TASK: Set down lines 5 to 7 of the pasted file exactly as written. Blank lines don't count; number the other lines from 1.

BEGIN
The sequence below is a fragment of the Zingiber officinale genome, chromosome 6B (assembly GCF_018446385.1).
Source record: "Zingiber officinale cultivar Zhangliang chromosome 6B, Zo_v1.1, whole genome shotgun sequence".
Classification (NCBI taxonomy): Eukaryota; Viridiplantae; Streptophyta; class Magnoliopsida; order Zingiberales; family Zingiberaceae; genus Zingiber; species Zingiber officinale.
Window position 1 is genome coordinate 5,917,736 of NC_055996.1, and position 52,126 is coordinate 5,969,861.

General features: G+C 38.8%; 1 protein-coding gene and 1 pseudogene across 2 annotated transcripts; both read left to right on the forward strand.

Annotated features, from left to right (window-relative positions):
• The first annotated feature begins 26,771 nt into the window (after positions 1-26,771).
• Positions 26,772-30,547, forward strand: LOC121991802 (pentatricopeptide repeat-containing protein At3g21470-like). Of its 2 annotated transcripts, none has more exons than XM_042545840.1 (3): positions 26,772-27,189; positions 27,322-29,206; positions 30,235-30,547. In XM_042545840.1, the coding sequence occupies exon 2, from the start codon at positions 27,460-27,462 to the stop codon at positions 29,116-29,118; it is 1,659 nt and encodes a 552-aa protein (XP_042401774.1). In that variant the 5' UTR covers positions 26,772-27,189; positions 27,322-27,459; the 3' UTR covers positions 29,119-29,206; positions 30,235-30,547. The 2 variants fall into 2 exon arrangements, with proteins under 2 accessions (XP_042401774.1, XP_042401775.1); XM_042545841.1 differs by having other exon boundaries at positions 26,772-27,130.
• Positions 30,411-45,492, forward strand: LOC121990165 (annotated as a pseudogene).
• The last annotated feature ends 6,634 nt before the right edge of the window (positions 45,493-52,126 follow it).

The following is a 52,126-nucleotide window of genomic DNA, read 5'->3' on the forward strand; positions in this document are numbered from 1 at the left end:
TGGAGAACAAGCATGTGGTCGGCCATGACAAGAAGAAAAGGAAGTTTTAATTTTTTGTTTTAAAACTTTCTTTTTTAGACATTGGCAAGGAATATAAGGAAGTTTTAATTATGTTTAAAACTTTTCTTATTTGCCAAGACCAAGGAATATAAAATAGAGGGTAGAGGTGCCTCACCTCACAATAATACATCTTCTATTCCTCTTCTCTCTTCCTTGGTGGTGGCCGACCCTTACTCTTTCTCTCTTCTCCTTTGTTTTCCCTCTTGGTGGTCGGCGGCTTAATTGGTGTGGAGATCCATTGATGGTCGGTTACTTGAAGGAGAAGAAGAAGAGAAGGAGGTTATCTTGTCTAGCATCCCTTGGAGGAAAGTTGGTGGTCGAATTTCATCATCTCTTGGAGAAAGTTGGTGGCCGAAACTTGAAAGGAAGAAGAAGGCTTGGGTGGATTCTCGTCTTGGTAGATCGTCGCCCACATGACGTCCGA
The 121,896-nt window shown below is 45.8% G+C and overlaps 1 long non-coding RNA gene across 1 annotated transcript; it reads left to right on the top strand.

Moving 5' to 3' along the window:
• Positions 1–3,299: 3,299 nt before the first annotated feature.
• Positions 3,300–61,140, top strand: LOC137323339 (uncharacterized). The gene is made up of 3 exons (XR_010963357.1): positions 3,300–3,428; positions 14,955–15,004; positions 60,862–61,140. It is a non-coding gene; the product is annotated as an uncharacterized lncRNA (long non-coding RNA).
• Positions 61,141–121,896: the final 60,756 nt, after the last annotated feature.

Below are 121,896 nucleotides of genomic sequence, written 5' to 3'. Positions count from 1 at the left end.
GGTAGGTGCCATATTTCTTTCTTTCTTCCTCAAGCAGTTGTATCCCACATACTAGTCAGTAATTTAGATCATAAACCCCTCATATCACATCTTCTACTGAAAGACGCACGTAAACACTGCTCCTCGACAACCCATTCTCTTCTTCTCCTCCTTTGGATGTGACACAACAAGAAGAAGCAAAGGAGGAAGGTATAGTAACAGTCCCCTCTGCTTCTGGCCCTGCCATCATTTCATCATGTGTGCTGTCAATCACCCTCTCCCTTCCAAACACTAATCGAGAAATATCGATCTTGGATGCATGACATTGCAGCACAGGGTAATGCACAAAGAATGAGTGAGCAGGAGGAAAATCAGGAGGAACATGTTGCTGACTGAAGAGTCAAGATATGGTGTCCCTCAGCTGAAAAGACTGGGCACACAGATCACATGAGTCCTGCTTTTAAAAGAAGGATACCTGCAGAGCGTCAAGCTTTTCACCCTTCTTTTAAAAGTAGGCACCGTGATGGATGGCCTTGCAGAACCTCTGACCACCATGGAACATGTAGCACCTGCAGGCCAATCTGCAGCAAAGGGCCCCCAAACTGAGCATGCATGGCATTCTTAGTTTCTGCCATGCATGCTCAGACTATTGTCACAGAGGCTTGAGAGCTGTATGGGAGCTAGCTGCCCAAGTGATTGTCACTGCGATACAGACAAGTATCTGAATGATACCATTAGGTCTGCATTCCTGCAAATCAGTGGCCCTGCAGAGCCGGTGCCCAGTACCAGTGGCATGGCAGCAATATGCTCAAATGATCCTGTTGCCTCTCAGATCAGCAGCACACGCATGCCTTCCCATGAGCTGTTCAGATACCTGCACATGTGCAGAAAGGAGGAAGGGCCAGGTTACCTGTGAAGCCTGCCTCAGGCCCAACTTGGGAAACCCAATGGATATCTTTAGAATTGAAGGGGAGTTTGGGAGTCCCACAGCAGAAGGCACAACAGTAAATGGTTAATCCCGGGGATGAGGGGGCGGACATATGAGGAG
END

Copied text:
General features: G+C 38.8%; 1 protein-coding gene and 1 pseudogene across 2 annotated transcripts; both read left to right on the forward strand.

Annotated features, from left to right (window-relative positions):
• The first annotated feature begins 26,771 nt into the window (after positions 1-26,771).